– IP addresses are assigned and used
       according to very specific parameters



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            Addressing in TCP/IP
• Loopback address
     – IP address reserved for communicating from a
       node to itself
     – Value of the loopback address is always
       127.0.0.1
• Internet Corporation for Assigned Names and
  Numbers (ICANN)
     – Non-profit organization currently designated by
       U.S. government to maintain and assign IP
       addresses
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            Addressing in TCP/IP
• Static IP address
     – IP address manually assigned to a device
• Dynamic Host Configuration Protocol
  (DHCP)
     – Application layer protocol
     – Manages dynamic distribution of IP addresses
       on a network


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            Addresses and Names
• In addition to using IP addresses, TCP/IP
  networks use names for networks and
  hosts
     – Each host requires a host name
     – Each network requires a network name, also
       called a domain name
     – Together, host name and domain name
       constitute the fully qualified domain name
        (FQDN)
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            Advantages of TCP/IP
• International language of network
  communications
• Designed for use with wide range of network
  devices
• Main protocol of most computer operating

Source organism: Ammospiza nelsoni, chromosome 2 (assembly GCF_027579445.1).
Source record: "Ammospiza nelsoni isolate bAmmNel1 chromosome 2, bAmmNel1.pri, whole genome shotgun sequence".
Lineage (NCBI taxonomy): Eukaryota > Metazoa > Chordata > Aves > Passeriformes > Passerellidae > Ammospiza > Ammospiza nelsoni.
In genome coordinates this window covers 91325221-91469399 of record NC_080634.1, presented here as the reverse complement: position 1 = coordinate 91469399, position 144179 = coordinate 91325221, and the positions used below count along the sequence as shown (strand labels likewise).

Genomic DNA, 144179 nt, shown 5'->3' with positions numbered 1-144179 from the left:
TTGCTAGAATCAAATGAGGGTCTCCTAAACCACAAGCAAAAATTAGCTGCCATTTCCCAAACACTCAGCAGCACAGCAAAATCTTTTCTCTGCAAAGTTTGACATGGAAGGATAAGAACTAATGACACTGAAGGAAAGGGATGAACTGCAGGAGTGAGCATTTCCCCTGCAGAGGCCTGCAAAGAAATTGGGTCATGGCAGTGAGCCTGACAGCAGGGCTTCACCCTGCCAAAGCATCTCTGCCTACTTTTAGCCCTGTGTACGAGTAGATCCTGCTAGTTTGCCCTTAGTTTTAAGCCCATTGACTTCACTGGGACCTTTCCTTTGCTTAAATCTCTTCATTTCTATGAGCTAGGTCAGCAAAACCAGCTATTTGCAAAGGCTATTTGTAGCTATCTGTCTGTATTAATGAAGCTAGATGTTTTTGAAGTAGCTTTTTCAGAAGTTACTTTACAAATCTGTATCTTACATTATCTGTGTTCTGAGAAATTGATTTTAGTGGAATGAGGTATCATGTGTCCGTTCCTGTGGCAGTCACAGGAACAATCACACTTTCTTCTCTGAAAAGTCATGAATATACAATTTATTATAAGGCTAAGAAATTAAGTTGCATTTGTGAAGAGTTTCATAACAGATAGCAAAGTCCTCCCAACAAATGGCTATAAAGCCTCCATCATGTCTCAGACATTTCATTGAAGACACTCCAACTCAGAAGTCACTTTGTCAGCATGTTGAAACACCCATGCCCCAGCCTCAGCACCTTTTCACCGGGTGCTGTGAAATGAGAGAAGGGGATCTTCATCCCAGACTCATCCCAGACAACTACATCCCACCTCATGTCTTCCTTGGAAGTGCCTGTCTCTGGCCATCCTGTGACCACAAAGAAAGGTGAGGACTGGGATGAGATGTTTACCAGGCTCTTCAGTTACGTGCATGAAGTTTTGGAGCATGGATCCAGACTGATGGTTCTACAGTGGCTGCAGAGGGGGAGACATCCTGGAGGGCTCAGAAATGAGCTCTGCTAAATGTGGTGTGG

systems
• Many troubleshooting and network analysis tools
• Understood by a large body of network
  professionals


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       Protocols and Applications of the
                 TCP/IP Suite




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    Protocols and Applications of
          the TCP/IP Suite




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                        IPX/SPX
• Internetwork Packet
  Exchange/Sequenced
  Packet Exchange
  (IPX/SPX)
     – Protocol originally
       developed by Xerox
     – Modified and adopted
       by Novell in the 1980s
       for the NetWare
       network operating
       system
                                IPX/SPX compared to the OSI Model

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            IPX/SPX Core Protocols
• Internetwork Packet Exchange (IPX)
     – Operates at Network layer of OSI Model
     – Provides routing and internetworking
       services
     – Similar to IP in TCP/IP suite




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            IPX/SPX Core Protocols
• Sequenced Packet Exchange (SPX)
     – Belongs to Transport layer of OSI Model
     – Works in tandem with IPX to ensure data are
       received:
            • Whole
            • In sequence
            • Error free